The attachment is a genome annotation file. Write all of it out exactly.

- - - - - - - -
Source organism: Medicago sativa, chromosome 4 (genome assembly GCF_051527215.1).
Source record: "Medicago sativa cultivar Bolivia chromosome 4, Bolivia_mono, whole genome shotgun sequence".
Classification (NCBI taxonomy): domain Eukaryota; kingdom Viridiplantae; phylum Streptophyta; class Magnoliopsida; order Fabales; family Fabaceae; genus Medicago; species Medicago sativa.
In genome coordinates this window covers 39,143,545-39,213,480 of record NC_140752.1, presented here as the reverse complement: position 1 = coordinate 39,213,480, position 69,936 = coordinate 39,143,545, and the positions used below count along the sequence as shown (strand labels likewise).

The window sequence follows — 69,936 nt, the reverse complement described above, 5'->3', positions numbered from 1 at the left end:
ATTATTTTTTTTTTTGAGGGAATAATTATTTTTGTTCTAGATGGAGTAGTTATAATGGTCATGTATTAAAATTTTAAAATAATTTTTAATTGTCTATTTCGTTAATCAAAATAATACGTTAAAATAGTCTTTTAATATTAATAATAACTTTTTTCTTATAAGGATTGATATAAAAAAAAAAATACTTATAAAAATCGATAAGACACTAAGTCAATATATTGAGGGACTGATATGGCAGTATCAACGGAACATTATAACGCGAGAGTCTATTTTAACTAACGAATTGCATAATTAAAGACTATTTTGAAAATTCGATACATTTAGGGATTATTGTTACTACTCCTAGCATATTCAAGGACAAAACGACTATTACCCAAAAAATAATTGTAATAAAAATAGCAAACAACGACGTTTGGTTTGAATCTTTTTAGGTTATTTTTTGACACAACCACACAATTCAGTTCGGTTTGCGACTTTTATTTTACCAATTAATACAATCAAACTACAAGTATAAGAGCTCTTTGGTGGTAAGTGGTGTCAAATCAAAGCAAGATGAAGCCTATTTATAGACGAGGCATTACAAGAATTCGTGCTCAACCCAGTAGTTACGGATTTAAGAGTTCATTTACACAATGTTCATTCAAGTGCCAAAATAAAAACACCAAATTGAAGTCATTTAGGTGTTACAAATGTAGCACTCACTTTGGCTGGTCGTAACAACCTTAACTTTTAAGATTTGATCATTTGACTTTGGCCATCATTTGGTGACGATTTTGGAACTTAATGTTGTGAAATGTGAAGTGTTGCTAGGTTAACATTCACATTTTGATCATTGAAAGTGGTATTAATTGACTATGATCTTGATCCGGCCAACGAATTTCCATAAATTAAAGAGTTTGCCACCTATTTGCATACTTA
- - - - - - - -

Source organism: Medicago sativa, chromosome 4 (genome assembly GCF_051527215.1).
Source record: "Medicago sativa cultivar Bolivia chromosome 4, Bolivia_mono, whole genome shotgun sequence".
Classification (NCBI taxonomy): domain Eukaryota; kingdom Viridiplantae; phylum Streptophyta; class Magnoliopsida; order Fabales; family Fabaceae; genus Medicago; species Medicago sativa.
In genome coordinates this window covers 39,143,545-39,213,480 of record NC_140752.1, presented here as the reverse complement: position 1 = coordinate 39,213,480, position 69,936 = coordinate 39,143,545, and the positions used below count along the sequence as shown (strand labels likewise).

The window sequence follows — 69,936 nt, the reverse complement described above, 5'->3', positions numbered from 1 at the left end:
ATTATTTTTTTTTTTGAGGGAATAATTATTTTTGTTCTAGATGGAGTAGTTATAATGGTCATGTATTAAAATTTTAAAATAATTTTTAATTGTCTATTTCGTTAATCAAAATAATACGTTAAAATAGTCTTTTAATATTAATAATAACTTTTTTCTTATAAGGATTGATATAAAAAAAAAAATACTTATAAAAATCGATAAGACACTAAGTCAATATATTGAGGGACTGATATGGCAGTATCAACGGAACATTATAACGCGAGAGTCTATTTTAACTAACGAATTGCATAATTAAAGACTATTTTGAAAATTCGATACATTTAGGGATTATTGTTACTACTCCTAGCATATTCAAGGACAAAACGACTATTACCCAAAAAATAATTGTAATAAAAATAGCAAACAACGACGTTTGGTTTGAATCTTTTTAGGTTATTTTTTGACACAACCACACAATTCAGTTCGGTTTGCGACTTTTATTTTACCAATTAATACAATCAAACTACAAGTATAAGAGCTCTTTGGTGGTAAGTGGTGTCAAATCAAAGCAAGATGAAGCCTATTTATAGACGAGGCATTACAAGAATTCGTGCTCAACCCAGTAGTTACGGATTTAAGAGTTCATTTACACAATGTTCATTCAAGTGCCAAAATAAAAACACCAAATTGAAGTCATTTAGGTGTTACAAATGTAGCACTCACTTTGGCTGGTCGTAACAACCTTAACTTTTAAGATTTGATCATTTGACTTTGGCCATCATTTGGTGACGATTTTGGAACTTAATGTTGTGAAATGTGAAGTGTTGCTAGGTTAACATTCACATTTTGATCATTGAAAGTGGTATTAATTGACTATGATCTTGATCCGGCCAACGAATTTCCATAAATTAAAGAGTTTGCCACCTATTTGCATACTTA